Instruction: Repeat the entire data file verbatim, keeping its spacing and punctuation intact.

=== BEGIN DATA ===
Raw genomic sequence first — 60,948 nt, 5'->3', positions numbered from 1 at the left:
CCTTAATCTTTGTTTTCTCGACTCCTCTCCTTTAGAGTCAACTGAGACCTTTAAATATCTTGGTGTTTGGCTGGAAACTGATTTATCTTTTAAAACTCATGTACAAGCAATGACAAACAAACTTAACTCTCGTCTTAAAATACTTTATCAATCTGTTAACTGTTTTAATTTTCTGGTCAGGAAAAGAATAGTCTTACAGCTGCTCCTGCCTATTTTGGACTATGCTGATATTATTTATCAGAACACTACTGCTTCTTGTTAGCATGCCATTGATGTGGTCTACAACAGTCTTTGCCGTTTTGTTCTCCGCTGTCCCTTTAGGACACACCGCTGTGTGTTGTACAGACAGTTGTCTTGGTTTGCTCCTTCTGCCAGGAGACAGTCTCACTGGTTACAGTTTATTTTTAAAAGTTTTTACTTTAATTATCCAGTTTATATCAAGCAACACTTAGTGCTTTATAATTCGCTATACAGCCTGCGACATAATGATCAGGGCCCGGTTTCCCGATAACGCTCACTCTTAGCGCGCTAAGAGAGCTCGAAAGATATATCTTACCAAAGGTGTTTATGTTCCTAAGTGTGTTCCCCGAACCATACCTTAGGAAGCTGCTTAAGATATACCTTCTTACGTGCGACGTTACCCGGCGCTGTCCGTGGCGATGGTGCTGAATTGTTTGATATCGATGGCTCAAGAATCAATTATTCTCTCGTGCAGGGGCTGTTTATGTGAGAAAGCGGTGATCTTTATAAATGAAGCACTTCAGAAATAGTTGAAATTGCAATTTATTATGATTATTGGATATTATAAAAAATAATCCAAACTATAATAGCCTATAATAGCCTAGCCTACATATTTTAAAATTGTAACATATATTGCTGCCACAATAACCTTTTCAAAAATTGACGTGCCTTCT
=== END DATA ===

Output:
Raw genomic sequence first — 60,948 nt, 5'->3', positions numbered from 1 at the left:
CCTTAATCTTTGTTTTCTCGACTCCTCTCCTTTAGAGTCAACTGAGACCTTTAAATATCTTGGTGTTTGGCTGGAAACTGATTTATCTTTTAAAACTCATGTACAAGCAATGACAAACAAACTTAACTCTCGTCTTAAAATACTTTATCAATCTGTTAACTGTTTTAATTTTCTGGTCAGGAAAAGAATAGTCTTACAGCTGCTCCTGCCTATTTTGGACTATGCTGATATTATTTATCAGAACACTACTGCTTCTTGTTAGCATGCCATTGATGTGGTCTACAACAGTCTTTGCCGTTTTGTTCTCCGCTGTCCCTTTAGGACACACCGCTGTGTGTTGTACAGACAGTTGTCTTGGTTTGCTCCTTCTGCCAGGAGACAGTCTCACTGGTTACAGTTTATTTTTAAAAGTTTTTACTTTAATTATCCAGTTTATATCAAGCAACACTTAGTGCTTTATAATTCGCTATACAGCCTGCGACATAATGATCAGGGCCCGGTTTCCCGATAACGCTCACTCTTAGCGCGCTAAGAGAGCTCGAAAGATATATCTTACCAAAGGTGTTTATGTTCCTAAGTGTGTTCCCCGAACCATACCTTAGGAAGCTGCTTAAGATATACCTTCTTACGTGCGACGTTACCCGGCGCTGTCCGTGGCGATGGTGCTGAATTGTTTGATATCGATGGCTCAAGAATCAATTATTCTCTCGTGCAGGGGCTGTTTATGTGAGAAAGCGGTGATCTTTATAAATGAAGCACTTCAGAAATAGTTGAAATTGCAATTTATTATGATTATTGGATATTATAAAAAATAATCCAAACTATAATAGCCTATAATAGCCTAGCCTACATATTTTAAAATTGTAACATATATTGCTGCCACAATAACCTTTTCAAAAATTGACGTGCCTTCT